Most channel managers have earned a degree in business or marketing, though some may instead have studied a discipline otherwise related to your industry — especially if they’re skilled in interpersonal communication and training. In many cases, they have experience with customer management software such as Salesforce.

2. Select channels with intention

Choose channel partners that fit your sales and marketing strategy. Consider your target markets as defined by your company leaders in your business plan and likely deeply researched by your marketing department. You can also look to customer data in your customer relationship management (CRM) system for live trends involving your current customer base. Consider any future initiatives that may affect or change the target marketing. Then look for channel partners that already sell to those customer bases. It’s also wise to build a balanced roster with various types of partners. That helps insulate you if one type of channel meets with sagging customer interest.

3. Use your marketing development funds (MDF) wisely

All too often I see channel managers use MDF to send swag to their channel partners. Will yours be excited to wear a hat with your logo on it if others are sending them similar items?

Be judicious and innovative about incentives. Partner with your marketing team and try new things, including ways to support your channel partners’ sales. Try covering the costs to create and send them marketing materials they can use to support their sales efforts. You might also sponsor incentive trips, training events, or sales conferences. I worked with a client to create a channel partner acceleration program that included a kickoff conference with training modules on the product and sales techniques. That was the foundation of a great relationship. The channel partner has exceeded its quota ever since. Why not try it out? If your partners need some skin in the game, split the cost and provide your half from your MDF.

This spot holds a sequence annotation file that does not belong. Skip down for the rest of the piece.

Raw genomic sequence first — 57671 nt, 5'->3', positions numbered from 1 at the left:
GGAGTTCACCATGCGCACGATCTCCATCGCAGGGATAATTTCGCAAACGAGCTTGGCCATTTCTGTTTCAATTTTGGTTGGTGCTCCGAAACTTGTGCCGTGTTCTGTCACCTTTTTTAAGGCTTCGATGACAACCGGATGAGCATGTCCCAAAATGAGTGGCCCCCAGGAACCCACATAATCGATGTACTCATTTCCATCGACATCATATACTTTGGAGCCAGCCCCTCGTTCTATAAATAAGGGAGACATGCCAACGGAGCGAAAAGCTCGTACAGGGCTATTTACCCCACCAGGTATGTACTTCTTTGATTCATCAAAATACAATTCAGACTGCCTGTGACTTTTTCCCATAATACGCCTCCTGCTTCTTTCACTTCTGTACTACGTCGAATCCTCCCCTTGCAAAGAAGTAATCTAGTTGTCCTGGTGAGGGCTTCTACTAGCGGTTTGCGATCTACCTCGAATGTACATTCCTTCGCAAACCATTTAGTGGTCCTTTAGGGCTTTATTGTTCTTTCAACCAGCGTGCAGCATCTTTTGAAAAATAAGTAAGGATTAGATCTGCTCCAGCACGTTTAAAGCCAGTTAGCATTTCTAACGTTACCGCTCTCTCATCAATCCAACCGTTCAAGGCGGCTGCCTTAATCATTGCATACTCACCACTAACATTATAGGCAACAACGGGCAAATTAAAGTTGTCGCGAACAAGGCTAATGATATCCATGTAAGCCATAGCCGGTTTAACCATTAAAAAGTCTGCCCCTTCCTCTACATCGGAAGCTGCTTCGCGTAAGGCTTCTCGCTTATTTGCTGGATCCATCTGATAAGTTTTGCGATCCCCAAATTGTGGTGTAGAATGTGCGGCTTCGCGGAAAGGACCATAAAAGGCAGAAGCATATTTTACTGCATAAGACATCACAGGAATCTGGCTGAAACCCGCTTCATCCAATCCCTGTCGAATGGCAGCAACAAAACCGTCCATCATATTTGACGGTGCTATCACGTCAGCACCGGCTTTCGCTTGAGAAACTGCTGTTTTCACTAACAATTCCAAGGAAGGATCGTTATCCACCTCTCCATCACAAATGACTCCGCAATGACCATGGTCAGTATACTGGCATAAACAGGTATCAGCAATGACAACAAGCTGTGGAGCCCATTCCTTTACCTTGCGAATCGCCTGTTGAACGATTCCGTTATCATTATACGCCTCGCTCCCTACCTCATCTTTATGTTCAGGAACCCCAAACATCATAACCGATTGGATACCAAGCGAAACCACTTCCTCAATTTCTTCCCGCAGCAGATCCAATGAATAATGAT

4. Track leads through your partners’ pipelines

It’s my (perhaps unpopular) opinion that we should all track the leads we pass to channel partners. This practice is commonplace in some areas. In the U.S., for example, secret shopping is considered normal and acceptable. A business hires a sort of secret agent to act like a lead that they send to channel partners to see whether those partners direct them to their offering (or another’s) and to get a sense of their customer service.

But in other areas, such as my native country of Australia, asking to track leads can come across as overstepping. That doesn’t mean it’s not a worthy practice, however. Train your channel managers to broach the topic with channel partners and use it to guide and strengthen partnerships.

(Back to top)

How to support channel partners

Take time to ensure each channel aligns with your sales objectives and target market. You also want to maintain a consistent experience for customers across all channels. It requires a balance. You must nurture channel partner relationships and follow up on the leads you send them to gauge how they serve their customers.

Your channel management strategy starts with careful recruitment and training for channel partners as well as ongoing support. You also need a plan for monitoring and analyzing channel performance. Encourage each channel manager to seek feedback. Train them to ask open-ended questions such as:

  • “How can we better support you?” Their answers may give you helpful insights on working styles that harm rather than help them, ways to keep them better informed on your product or sales analytics updates, and how to better spend your MDF to support their sales efforts.
  • “How can we help you support our customers?” Think of your channel partners as your front line. They interact more directly with your end customers, so they’re better positioned to gain a deeper understanding of what those customers need and expect. Listen to what they can share about how customers use your offering and whether there are ways to improve the overall customer experience.